For optimum optical performance, it’s very important that a telescope’s optical components are properly aligned to one another – a process called optical collimation. It’s also a task that should be carried out on all new telescopes.
In fact, a telescope with a small focal ratio like f/4 requires more accurate collimation than one with a large ratio such as f/10.
Collimation is one of those procedures that shouldn’t cause any problems, even for a beginner.
Do take care with the procedure, though, and be sure to refer to the manufacturer’s instructions so that you don’t damage an expensive telescope.
In this section we show you how to collimate the two most common designs of telescope – Newtonian and Schmidt-Cassegrain.
The procedure is different for each, so to be of assistance we’ve included two separate three-step tutorials.
Equipment for collimating a Schmidt-Cassegrain
Adhesive paper reinforcing rings
These paper items of stationery, normally used to reinforce loose-leaf page binder holes, are ideal for marking the centre of a Newtonian’s primary mirror.
When placing one on the surface of the mirror, be careful not to touch the mirror with your hands or to drop the ring as you move it to its final position.
Allen key/collimation knobs
If you are collimating Schmidt-Cassegrain, adjustment is made via the secondary mirror mounted on the back of the corrector plate. Many popular SCTs require you to adjust the supplied hex bolts with an Allen key.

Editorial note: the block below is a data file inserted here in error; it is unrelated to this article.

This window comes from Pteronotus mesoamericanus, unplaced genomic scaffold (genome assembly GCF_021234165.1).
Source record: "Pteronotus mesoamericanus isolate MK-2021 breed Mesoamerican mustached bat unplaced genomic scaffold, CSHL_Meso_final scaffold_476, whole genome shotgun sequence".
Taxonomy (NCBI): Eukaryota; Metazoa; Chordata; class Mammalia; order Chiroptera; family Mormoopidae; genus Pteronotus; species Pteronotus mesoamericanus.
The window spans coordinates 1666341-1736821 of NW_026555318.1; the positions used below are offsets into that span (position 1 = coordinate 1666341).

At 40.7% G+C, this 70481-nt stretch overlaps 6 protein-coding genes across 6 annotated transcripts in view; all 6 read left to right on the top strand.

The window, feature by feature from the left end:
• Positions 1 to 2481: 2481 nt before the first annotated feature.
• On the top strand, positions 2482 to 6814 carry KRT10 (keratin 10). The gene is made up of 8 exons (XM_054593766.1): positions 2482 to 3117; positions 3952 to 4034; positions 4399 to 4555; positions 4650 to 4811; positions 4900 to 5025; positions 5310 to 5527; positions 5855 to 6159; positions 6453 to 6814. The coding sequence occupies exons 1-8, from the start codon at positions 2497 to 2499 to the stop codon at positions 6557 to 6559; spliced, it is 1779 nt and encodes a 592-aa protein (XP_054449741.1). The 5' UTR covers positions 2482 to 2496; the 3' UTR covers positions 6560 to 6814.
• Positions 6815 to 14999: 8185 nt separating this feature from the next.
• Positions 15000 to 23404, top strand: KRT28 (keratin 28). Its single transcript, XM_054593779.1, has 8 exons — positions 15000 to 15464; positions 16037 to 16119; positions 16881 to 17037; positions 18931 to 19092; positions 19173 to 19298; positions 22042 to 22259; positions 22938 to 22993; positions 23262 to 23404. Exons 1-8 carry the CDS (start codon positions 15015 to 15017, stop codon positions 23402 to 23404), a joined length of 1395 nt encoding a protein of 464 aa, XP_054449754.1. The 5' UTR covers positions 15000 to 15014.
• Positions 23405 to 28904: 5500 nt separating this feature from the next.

Collimation knobs are a simple replacement to the hex bolts that allow you to adjust the secondary’s alignment by hand, without the need for the key.
These can be home-built or purchased. In practice, this is one of the most useful tools you can get for your reflector and will make the job of collimation much easier.
Laser precision makes collimation much easier for beginners. It’s an easy way of bringing your telescope up to peak performance as quickly as possible.
Collimating your Schmidt-Cassegrain
The process of collimating a Schmidt-Cassegrain telescope. is slightly different from collimating a Newtonian and relies on adjusting the secondary mirror fixed to the inside of the corrector plate.
An Allen key is normally used to turn the hex bolts that adjust the position of the secondary.
Be careful not to over-tighten these bolts, or let them become so loose that the secondary detaches from the corrector plate. A set of collimation screws makes adjustments more straightforward – especially in the dark.
Schmidt-Cassegrain collimation is best done using a moderately bright star after letting your telescope cool down to outside temperatures. In fact, it’s a good idea to choose a night when the stars aren’t twinkling too much.
First centre the star with a 200x eyepiece, then defocus it slightly so that you can see a small set of rings around a central hole.
If the rings appear bunched on one side, move the telescope so that the bunched edge is closest to the edge of the field of view.
Then carefully adjust the collimation screws one at a time, so that the star moves back into the centre of the field of view.
If the rings continue to appear offset, repeat the process.
Once this procedure is complete, swap the 200x eyepiece for one with a 600x power and then repeat the entire procedure.